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How Michael Frayn Presents the Relationship between Keiths Parents.

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Introduction

How Michael Frayn Presents the Relationship between Keith?s Parents Final Draft Mr. and Mrs. Hayward seem to have the perfect family life. They are the most upper class family on the street, with their polished house, own maid and ideal child with a better education than other children. Mrs. Hayward is as calm and relaxed as can be, always seen with her feet up, reading a book, strolling to the shops or visiting her sister?s house for a harmless chat. Even her appearance is described as faultless with imagery such as ?perfectly plucked eyebrows?. Mr. Hayward is portrayed as the stereotypical ideal husband who whistles and tends to the immaculate garden (focusing a lot on the roses) but also has a strong side having previously served in the war, making him capable of protecting his family, as any father figure would be expected to do. His appearance too is presented as flawless - he is said to have ?white overalls as clean as the paintwork?. Overall, Frayn makes it clear the Haywards are the most enviable family on the street, ESPECIALLY to Stephen Wheatley. ...read more.

Middle

His father is a dominant character, always bossing Keith around. For example, Keith is often told to ?pipeclay his cricket boots?. Even the words Frayn uses to show Mr. Hayward?s control are significant - they are often harsh and cold, for example, ?ordered? and ?imposed?. On the contrary, Mrs. Hayward is less uptight and is depicted as more relaxed, always walking calmly to her sister?s house and serenely reading a book with her feet up. Mr. Hayward seems more of an outdoors, active person whereas Mrs. Hayward is a slower, indoors person, who has a nap every afternoon. This not only shows their differences, but implies that the couple hardly ever speak or spend time together. Furthermore, Mr. Hayward shows his emotionless, brutal side when he canes Keith for naughtiness, and calls him ?old bean? with a sadistic ?thin smile? on his face. His violence is also illustrated in the story of how he killed five Germans with one bayonet and the fact he keeps this bayonet on his belt constantly and has a gun at the side of his bed, just in case any invade. ...read more.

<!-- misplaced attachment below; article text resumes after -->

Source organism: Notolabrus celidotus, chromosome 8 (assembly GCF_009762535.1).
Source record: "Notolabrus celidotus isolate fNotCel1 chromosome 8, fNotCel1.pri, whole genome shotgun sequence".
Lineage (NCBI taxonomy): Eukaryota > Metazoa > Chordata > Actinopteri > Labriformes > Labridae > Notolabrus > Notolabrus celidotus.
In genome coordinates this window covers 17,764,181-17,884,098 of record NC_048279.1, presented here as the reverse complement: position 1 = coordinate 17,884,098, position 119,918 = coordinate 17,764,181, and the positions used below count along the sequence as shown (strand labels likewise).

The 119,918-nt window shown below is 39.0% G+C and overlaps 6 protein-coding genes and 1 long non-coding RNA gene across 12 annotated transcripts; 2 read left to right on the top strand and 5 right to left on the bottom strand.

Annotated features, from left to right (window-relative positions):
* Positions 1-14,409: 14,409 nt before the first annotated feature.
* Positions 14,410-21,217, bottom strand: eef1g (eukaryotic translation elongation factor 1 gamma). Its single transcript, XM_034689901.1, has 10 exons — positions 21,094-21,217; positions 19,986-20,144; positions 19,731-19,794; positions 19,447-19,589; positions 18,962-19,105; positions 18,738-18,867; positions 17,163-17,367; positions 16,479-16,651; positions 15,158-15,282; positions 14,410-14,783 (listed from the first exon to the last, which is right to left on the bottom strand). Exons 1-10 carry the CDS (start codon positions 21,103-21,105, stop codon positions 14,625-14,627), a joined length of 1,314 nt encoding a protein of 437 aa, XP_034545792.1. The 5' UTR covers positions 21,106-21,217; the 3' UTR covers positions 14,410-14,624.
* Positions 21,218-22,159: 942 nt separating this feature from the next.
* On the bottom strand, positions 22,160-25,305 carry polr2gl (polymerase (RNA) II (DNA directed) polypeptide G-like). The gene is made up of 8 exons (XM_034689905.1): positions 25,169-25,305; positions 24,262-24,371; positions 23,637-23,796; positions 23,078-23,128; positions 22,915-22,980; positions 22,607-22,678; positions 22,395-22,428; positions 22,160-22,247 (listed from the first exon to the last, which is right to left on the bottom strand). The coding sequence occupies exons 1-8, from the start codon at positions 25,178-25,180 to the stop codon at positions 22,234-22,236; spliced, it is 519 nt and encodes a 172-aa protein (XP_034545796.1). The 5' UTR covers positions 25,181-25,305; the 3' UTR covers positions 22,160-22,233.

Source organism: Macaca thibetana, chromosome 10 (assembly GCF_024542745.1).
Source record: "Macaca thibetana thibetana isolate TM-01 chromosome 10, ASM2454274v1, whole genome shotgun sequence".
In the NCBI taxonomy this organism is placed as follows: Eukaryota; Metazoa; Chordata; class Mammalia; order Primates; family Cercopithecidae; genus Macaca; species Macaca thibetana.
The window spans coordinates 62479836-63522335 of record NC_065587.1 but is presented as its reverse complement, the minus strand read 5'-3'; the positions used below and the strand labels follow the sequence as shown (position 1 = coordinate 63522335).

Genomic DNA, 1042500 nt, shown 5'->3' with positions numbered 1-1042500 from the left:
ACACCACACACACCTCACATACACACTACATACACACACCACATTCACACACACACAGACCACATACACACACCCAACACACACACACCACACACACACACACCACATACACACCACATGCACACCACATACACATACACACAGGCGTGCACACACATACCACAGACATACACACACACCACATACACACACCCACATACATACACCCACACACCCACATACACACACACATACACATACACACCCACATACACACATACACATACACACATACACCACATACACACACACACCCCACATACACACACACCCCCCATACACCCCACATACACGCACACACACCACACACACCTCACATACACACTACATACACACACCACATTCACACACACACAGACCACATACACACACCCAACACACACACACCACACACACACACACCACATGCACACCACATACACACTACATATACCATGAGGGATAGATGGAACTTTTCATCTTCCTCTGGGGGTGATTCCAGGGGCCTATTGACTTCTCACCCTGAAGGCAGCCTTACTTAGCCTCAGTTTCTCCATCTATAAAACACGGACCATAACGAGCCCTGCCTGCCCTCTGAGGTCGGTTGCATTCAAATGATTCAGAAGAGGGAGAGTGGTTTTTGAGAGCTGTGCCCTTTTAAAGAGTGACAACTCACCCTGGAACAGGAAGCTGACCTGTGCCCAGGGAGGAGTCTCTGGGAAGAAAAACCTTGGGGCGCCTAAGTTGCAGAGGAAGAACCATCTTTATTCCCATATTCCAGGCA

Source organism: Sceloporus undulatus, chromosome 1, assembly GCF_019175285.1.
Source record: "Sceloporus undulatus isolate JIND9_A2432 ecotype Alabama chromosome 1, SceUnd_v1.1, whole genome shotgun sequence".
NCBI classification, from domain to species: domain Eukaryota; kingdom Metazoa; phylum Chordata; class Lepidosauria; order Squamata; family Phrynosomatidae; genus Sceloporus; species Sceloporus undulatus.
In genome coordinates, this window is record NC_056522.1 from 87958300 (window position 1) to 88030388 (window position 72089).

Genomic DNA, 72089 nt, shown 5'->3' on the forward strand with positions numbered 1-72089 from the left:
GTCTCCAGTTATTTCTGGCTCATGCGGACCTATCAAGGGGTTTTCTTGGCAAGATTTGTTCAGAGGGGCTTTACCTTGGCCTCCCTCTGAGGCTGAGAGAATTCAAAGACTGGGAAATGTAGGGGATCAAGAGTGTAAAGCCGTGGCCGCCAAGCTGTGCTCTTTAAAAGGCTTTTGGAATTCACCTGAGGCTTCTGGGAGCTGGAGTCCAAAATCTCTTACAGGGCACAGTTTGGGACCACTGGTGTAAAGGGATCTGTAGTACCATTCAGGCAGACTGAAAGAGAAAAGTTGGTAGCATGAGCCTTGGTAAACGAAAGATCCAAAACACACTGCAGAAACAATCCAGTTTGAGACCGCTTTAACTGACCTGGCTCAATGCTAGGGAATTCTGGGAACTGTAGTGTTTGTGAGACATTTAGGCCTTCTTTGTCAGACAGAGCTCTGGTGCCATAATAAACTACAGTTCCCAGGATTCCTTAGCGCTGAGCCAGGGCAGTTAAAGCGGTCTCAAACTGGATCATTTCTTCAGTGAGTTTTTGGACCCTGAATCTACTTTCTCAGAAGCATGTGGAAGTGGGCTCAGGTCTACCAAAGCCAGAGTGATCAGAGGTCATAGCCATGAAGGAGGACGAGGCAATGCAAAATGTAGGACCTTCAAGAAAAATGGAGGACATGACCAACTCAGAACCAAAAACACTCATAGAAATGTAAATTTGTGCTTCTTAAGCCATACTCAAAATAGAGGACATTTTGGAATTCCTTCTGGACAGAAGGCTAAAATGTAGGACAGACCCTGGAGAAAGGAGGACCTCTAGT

Conclusion

When Keith attacks Stephen with the bayonet, he is passing on the cruelty he sees and suffers at home. Scarves in this novel are very symbolic. Uncle Peter and Keith?s mother both have a scarf (or cravat) throughout the book and for a short time Stephen has a bandage around his neck. Whenever someone is in possession of one, they are in pain both physically ? Uncle Peter is severely ill, Mrs. Hayward is being abused and Stephen was attacked by Keith ? and emotionally - from being deeply involved with the secret of the story. When Uncle Peter dies he passes the burden of the scarf onto Stephen, and when Stephen disposes of it, it is the end of his part in the story. However, Mrs. Hayward wears scarves throughout the whole novel and long after the incident, perhaps indicating she is still grieving for Uncle Peter, but more importantly, Mr. Hayward still abuses her. In conclusion, Frayn presents Keith?s parents' relationship as one that is not as ?rosy? as it seems. He very cleverly shows the violence of the relationship with a very discreet but effective technique; not directly, but reflected in body language and of course, Keith himself. 1,100 WordsAlice Morris ...read more.

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